I tend not to write out swear words but whole swear phrases (like the “40-Year-Old Virgin” waxing scene) until I have worn myself out. I’m like a kid throwing a tantrum—snotty, sweaty, kicking, and wailing—but on paper, until I finally run out of steam. 

That’s the thing about journaling. It helps us to process what we’re feeling. And when you’re finished, you can tear it up into a million pieces or, better yet, burn it. That’s my favorite. And as you watch all those words burn and scorch, visualize all your anger turning to ash and smoke and floating away as well. (And, if it doesn’t work, at the very least, the fire will be warm and pretty.) 

3. Get outside. 

Research has proven that getting outside and into nature is extremely beneficial for our mental health, lowering cortisol levels while releasing endorphins and dopamine, relieving depression and anxiety, elevating our mood, and reducing mental fatigue, to name a few. Your mom threw you out of the house into the yard for a reason, and it wasn’t just to get some peace and quiet. It’s science! And, while you’re out there, you can burn all the swear words and penned nervous breakdown from #2—double win. 

4. Breathe. 

Don’t roll your eyes; just do it. Whether it’s stopping what you’re doing hourly to take three slow, deep breaths or whether you begin a short daily meditation practice, it helps. Slowing our breath initiates our parasympathetic nervous system, which brings us out of fight-or-flight and allows our body to relax.

Just taking a couple of slow deep breaths causes our heart rate to lower, our muscles to release tension, our blood pressure to go down, our oxygen levels to rise, our gut to digest, and our cortisol to decrease. Who doesn’t want that? And, taking slow deep breaths just plain feels good. 

5. Practice self-care.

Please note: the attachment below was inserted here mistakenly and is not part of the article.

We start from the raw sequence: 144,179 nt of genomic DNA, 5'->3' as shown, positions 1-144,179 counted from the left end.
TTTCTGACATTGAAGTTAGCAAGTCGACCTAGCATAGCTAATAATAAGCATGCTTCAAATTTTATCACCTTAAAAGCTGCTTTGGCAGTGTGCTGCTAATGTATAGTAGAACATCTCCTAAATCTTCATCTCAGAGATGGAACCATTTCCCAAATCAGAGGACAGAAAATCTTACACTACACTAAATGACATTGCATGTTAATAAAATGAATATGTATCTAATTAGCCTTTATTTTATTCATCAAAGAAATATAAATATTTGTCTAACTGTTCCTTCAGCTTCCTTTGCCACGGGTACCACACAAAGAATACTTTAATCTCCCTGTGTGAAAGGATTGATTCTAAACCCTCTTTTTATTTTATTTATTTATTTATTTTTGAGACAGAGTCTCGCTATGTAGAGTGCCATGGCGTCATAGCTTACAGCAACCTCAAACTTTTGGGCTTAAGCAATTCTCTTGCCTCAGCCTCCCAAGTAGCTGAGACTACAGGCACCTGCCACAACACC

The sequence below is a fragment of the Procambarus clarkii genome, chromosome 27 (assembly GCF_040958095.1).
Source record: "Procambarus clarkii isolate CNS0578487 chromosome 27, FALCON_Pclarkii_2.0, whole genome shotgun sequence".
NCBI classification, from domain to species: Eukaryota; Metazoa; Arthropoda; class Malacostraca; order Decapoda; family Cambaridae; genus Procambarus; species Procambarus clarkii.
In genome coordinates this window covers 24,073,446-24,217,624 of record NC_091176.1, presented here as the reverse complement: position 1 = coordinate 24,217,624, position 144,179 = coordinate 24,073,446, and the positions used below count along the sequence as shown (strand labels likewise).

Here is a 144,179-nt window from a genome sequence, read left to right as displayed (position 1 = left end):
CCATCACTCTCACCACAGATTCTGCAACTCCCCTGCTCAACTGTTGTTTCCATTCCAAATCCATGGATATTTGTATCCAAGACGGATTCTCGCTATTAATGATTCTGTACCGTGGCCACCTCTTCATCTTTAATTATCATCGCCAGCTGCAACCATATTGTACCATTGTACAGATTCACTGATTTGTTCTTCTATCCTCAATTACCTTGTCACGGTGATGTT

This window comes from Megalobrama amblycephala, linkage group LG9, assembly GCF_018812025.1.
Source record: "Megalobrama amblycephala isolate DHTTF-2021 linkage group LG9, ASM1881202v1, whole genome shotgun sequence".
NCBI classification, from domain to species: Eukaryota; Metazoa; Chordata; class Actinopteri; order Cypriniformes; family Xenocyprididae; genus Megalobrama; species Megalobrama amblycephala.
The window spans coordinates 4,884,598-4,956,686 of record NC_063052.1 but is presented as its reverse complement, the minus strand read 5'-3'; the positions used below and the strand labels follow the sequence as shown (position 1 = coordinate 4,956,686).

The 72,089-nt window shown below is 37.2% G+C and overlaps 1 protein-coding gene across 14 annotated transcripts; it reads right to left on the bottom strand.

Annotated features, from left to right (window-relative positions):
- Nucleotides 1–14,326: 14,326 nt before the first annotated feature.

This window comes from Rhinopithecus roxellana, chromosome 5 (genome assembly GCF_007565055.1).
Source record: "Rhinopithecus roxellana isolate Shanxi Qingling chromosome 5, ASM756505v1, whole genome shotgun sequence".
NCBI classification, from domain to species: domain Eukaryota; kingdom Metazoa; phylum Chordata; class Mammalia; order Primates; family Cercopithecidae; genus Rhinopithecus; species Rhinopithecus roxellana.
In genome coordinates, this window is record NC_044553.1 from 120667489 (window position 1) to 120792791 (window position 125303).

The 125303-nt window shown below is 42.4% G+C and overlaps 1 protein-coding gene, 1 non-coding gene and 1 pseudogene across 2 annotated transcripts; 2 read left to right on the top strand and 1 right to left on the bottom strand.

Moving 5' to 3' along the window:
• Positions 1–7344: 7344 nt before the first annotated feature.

What is the go-to thing that makes you feel better? Time alone? A long bath? Putting down technology to allow yourself to have uninterrupted thoughts (and yes, work can wait for just a dang minute)? Yoga? Meditation? Maybe it’s exercising, taking a walk, cooking, reading, or enjoying a non-political Netflix binge with a pet in your lap. Remember, the things that made you feel whole and safe before 2020 became a meme. Ask yourself what you need to feel better, and make sure you get it.

6. Have perspective

We are inclined to think that what we’re living through is worse than anything the world has ever seen. And it may be the worst that we personally have ever seen (or will see), but in reality, the world has seen it before. And, somehow, the pendulum swings back, and the world recovers.

It may have taken time, but eventually, it did—the wars, the Great Depression, the Spanish Flu, 9/11, unthinkable inequalities, recessions, bad presidents. All of it. This is not the first bad year the world has seen, and it sure won’t be the last. Somehow, with time, this too shall pass. Remember that—let that change of view help you through this.

With trepidation, I wish you all a happy election night. And if not, at least some deep breaths and a lovely, healing burning ceremony. Good luck!